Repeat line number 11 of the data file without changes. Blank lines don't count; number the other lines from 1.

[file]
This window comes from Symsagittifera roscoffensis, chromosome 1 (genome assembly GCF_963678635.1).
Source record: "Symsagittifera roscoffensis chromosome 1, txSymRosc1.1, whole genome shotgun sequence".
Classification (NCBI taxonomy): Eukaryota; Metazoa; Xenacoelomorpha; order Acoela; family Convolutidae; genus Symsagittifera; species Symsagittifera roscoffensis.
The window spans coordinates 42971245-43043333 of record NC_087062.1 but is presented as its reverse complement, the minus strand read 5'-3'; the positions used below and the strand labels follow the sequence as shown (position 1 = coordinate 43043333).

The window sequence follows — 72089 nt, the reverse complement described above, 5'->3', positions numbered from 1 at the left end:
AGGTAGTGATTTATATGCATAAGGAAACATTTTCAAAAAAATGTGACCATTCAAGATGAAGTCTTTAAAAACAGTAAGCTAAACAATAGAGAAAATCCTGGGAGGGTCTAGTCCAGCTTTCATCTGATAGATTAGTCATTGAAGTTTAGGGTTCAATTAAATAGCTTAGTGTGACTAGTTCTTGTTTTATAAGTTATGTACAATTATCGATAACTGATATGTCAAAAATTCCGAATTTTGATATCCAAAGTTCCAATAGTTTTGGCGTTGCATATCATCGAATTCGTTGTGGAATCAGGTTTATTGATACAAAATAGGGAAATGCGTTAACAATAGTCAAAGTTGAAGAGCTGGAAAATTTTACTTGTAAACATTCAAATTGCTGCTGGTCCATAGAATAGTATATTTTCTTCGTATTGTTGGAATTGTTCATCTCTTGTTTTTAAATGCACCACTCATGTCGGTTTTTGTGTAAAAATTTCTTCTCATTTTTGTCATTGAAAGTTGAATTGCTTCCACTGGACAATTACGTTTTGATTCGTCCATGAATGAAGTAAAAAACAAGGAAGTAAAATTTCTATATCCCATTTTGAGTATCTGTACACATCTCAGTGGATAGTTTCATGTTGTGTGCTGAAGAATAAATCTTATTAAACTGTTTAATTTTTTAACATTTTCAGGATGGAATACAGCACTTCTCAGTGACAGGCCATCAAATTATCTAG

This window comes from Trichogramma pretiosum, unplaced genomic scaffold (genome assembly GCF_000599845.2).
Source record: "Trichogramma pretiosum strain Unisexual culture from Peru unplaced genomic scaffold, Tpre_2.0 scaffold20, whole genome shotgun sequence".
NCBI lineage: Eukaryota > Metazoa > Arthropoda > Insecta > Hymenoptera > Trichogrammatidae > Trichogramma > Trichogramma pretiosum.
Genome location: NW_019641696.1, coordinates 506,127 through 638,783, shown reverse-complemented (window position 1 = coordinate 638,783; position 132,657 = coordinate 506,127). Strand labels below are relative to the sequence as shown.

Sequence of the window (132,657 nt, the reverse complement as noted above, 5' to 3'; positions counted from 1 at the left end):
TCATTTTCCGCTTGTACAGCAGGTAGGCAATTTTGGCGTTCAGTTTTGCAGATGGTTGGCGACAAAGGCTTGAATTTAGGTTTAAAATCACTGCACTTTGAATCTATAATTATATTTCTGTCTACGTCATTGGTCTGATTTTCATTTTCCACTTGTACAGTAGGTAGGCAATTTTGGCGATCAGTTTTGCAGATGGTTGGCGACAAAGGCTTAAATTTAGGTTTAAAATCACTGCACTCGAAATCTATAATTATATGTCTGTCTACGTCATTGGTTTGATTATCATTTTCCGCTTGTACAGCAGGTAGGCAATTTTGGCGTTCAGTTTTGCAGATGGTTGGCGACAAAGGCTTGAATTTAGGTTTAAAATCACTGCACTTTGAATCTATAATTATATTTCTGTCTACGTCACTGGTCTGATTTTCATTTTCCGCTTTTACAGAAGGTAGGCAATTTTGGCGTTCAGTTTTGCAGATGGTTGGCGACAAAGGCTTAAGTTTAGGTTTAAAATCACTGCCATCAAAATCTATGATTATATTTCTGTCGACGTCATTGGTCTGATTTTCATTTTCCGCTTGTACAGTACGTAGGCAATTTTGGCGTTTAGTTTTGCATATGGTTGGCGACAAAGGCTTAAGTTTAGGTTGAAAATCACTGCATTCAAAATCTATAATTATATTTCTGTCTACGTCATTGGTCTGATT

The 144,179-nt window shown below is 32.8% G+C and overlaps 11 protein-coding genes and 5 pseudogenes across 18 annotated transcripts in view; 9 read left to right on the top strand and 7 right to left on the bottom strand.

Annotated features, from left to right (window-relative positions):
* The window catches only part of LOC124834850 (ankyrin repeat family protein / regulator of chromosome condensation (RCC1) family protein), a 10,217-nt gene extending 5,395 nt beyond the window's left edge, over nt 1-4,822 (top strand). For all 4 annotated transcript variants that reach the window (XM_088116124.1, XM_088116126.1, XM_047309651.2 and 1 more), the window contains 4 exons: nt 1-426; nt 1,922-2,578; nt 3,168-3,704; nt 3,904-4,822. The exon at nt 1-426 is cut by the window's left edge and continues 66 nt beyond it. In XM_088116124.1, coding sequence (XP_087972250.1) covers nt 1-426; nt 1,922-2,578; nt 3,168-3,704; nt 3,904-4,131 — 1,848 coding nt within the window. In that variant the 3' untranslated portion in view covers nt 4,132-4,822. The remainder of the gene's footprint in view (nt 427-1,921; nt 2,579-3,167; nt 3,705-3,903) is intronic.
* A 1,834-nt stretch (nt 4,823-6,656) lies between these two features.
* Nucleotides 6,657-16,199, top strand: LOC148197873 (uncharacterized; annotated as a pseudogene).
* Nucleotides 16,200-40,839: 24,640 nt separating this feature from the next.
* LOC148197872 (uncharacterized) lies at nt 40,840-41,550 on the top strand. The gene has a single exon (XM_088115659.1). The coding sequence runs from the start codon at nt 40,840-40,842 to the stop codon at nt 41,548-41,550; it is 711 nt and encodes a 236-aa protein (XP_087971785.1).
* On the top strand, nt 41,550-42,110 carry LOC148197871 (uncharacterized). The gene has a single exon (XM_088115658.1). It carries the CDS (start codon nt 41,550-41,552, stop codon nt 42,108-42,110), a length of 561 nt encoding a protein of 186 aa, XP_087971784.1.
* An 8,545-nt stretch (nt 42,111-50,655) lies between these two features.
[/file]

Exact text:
Sequence of the window (132,657 nt, the reverse complement as noted above, 5' to 3'; positions counted from 1 at the left end):